A Multicenter Cross-sectional Study on the Prevalence and Impact Factors of Hysteria Tendency in the Eastern Chinese Adolescents
Background: The aim of this study was to assess the environmental impact-factors differences between female and male HT in the eastern Chinese adolescents.
Methods: We used a multicenter, cross-sectional study to estimate the prevalence rates and the associated impact-factors of hysteria tendency (HT) in 2014. Totally, 10131 adolescents took part in the study from three School Health Surveillance System centers in three provinces of east China. The data were collected using a common protocol and questionnaire in order to identify common environment affecting in this population.
Results: An overall positive rate of HT among the eastern Chinese adolescents was 13.13% (95% CI: 12.48%-13.80%) with 14.01% (95% CI: 13.05%-15.02%) for females and 12.30% (95% CI: 11.43%-13.22%) for males. Gender-stratified regression analyses revealed that 7 out of the 21 tested covariates were linked to HT only in males, while 9 out of the 21 tested covariates were associated with female HT only. Although, the models pointed out that of all independent variables, the variable –family medical history was the strongest environment impact to both the male HT (amOR=2.49, 95% CI=1.77-3.25) and female HT (amOR=2.83, 95% CI=2.19-3.68).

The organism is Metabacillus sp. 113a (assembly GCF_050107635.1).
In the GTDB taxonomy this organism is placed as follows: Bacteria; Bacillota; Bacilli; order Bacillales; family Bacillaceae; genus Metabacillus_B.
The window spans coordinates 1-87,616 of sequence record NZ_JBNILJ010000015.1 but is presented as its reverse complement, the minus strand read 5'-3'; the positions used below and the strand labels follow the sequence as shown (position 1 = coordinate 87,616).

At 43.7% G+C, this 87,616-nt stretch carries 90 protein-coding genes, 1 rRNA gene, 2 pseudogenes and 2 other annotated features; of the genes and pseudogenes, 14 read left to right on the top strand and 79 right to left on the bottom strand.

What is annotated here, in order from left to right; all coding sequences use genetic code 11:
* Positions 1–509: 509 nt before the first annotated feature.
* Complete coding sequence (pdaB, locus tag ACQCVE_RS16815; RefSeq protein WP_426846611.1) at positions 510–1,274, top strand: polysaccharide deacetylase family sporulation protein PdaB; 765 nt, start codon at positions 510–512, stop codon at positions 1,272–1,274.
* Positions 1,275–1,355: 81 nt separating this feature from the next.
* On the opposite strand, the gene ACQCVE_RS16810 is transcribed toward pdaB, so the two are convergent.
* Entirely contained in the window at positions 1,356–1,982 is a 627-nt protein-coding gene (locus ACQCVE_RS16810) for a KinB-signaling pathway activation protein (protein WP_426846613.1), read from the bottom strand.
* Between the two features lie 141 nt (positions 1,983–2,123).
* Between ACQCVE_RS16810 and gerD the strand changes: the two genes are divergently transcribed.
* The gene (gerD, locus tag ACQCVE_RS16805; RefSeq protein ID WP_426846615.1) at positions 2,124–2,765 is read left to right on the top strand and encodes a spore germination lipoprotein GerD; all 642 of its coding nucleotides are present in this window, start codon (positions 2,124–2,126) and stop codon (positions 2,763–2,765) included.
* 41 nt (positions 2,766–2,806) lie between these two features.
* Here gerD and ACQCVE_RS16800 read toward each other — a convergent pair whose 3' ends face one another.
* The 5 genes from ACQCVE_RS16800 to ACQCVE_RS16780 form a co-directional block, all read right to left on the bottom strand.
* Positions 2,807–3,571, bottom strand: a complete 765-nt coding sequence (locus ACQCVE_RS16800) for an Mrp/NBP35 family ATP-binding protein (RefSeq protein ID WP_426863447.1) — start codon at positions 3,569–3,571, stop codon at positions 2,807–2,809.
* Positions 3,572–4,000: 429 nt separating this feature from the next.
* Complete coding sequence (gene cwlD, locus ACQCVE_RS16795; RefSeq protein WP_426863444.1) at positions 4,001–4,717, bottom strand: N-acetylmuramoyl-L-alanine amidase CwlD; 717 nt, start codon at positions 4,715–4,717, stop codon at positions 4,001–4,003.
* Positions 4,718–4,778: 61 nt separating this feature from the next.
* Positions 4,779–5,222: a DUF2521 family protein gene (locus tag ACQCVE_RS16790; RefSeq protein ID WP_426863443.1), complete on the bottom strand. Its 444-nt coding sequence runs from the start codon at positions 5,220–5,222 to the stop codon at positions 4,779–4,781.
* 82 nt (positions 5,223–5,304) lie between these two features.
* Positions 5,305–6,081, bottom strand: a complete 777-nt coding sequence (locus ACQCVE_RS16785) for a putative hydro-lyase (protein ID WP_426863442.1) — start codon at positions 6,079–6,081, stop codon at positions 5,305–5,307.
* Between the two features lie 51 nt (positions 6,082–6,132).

Conclusion: HT is prevalent among adolescents in the eastern Chinese adolescents. Environmental factors differences between female and male HT are significant in adolescents, and HT affects more female than male. First, prevention and therapy of HT in adolescents should focus on various social, school and family environment settings, and individual characteristics. Second, gender -respective intervention programs against HT in adolescents should be implemented.
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